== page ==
Persistent Depressive Disorder


Medically reviewed by Carina Fung, PharmD, BCPPS

Persistent depressive disorder diagnosis

In order to diagnose12 persistent depressive disorder, your healthcare provider will likely use a few different exams and tests:

  • A physical exam: Your provider will ask about your overall health and may conduct testing—such as blood and urine tests—to rule out other health conditions that could be causing your given symptoms. If these tests don’t indicate the presence of an underlying health condition, it may indicate that a mental disorder is the cause of your symptoms.
  • Mental health evaluation: Your provider will ask about your thoughts, feelings, and symptoms and may administer a psychological screening questionnaire. It is crucial to be fully honest and forthright with your provider when they ask you these questions, as this will help them make the most informed diagnosis.

Your provider may also refer you to a mental health specialist, such as a psychiatrist. A specialist will likely use the most recent edition of the Diagnostic and Statistical Manual of Mental Disorders (_DSM-5, _published by the American Psychiatric Association) to determine whether you meet the criteria set for a diagnosis of persistent depressive disorder.

Some of the criteria13 needed for adults to be diagnosed with this disorder include a depressed mood (more often than not on most days) for at least two years, feelings of hopelessness, low energy, fatigue, and low self-esteem

For children or teens to be diagnosed with PDD, they must exhibit depressed behavior or irritability (a more common indicator of the condition in children than in adults) for most of the day14, every day, for at least one year.

Major depressive disorder vs. persistent depressive disorder

While persistent depressive disorder and major depressive disorder sound similar, there are a few key differences between the conditions.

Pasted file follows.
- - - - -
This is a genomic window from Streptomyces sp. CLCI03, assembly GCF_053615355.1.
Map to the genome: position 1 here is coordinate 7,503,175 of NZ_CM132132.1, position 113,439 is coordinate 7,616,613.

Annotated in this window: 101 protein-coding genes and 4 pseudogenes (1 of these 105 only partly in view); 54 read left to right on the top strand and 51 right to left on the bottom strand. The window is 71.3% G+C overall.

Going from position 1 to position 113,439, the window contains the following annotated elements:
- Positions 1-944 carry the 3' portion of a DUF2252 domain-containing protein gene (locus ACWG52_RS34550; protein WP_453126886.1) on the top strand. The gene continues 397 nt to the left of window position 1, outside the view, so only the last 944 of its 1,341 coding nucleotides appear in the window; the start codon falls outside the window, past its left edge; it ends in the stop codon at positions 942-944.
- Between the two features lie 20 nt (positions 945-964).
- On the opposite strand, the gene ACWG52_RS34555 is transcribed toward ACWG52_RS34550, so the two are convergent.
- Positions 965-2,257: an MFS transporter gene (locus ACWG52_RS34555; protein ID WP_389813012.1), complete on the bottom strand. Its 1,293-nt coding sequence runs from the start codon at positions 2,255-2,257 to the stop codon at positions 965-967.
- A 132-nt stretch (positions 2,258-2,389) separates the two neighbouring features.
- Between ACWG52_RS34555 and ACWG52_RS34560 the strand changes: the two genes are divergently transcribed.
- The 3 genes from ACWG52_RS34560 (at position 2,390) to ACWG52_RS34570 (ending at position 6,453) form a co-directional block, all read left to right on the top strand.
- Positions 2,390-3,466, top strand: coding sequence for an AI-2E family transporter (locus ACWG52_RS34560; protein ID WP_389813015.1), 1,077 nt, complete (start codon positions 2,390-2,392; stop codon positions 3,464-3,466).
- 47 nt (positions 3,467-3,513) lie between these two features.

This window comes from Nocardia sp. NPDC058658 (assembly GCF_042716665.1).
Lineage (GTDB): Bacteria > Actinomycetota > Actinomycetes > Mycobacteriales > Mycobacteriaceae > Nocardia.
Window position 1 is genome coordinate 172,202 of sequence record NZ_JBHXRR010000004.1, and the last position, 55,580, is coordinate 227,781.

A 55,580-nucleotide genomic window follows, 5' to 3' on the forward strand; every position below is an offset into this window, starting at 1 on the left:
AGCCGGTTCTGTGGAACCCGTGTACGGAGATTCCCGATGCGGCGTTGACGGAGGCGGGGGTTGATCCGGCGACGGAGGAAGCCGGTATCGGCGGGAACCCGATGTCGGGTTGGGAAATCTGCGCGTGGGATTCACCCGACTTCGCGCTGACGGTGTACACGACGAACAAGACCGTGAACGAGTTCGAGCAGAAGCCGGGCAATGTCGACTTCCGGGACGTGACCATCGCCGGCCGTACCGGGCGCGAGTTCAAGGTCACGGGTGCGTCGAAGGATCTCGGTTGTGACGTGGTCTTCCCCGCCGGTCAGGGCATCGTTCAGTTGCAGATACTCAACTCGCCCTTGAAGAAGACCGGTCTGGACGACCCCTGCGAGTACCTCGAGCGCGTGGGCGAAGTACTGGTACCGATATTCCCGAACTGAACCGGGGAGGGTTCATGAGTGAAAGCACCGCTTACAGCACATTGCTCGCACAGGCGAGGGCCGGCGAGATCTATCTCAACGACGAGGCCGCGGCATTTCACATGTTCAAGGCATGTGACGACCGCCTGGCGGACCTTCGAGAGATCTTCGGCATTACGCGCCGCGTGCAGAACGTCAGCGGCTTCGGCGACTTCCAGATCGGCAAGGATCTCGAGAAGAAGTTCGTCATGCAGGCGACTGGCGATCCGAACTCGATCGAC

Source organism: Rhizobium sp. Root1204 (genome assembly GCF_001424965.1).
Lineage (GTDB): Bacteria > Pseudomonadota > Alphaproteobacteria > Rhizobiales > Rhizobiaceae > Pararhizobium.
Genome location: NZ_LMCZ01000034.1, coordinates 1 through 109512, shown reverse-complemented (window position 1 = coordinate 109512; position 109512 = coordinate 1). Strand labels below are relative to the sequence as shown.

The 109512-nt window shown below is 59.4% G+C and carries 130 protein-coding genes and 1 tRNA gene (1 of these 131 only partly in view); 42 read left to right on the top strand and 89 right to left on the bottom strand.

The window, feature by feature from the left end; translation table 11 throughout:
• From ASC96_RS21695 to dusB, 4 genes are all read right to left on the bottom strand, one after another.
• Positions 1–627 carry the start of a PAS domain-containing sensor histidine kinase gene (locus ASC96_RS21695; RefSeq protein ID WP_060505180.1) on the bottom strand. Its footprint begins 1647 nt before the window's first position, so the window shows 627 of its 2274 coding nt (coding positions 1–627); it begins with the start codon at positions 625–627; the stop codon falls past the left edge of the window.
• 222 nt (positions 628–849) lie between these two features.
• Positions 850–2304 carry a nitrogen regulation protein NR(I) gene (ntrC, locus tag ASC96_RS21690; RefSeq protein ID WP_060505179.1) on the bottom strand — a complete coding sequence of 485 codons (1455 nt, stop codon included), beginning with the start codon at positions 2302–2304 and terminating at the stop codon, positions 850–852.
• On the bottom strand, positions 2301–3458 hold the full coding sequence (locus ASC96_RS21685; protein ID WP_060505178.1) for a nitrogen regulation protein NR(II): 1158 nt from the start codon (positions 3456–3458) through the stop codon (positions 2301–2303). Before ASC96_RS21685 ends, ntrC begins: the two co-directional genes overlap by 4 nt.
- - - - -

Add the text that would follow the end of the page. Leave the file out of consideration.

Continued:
People with major depressive disorder15, or major depression, have a fairly normal baseline mood but experience intermittent depressive episodes. These episodes may last for months and vary in intensity from mild to severe. PDD, on the other hand, is a chronic condition—it is ongoing and lasts for a longer period of time. This means that people with the disorder feel depressed more often than not.

Because of this, the criteria for diagnosing major depression state that symptoms must be present for at least two weeks, while those for PDD require symptoms to have been ongoing for at least two years.

That being said, there is considerable overlap between the symptoms of major depression and PDD. The difference between the two disorders’ symptoms lies in their severity and duration.

If you or someone you know is experiencing suicidal thoughts, call the National Suicide Prevention Hotline at 1–800–273–8255 or text HOME to the Crisis Text Line at 741741.

You may also reach out to the Samaritans: Call or text (877) 870-HOPE (4673).

Disclaimer: The information on this site is generalized and is not medical advice. It is intended to supplement, not substitute for, the expertise and judgment of your healthcare professional. Always seek the advice of your healthcare professional with any questions you may have regarding a medical condition. Never disregard seeking advice or delay in seeking treatment because of something you have read on our site. RxSaver makes no warranty as to the accuracy, reliability or completeness of this information.

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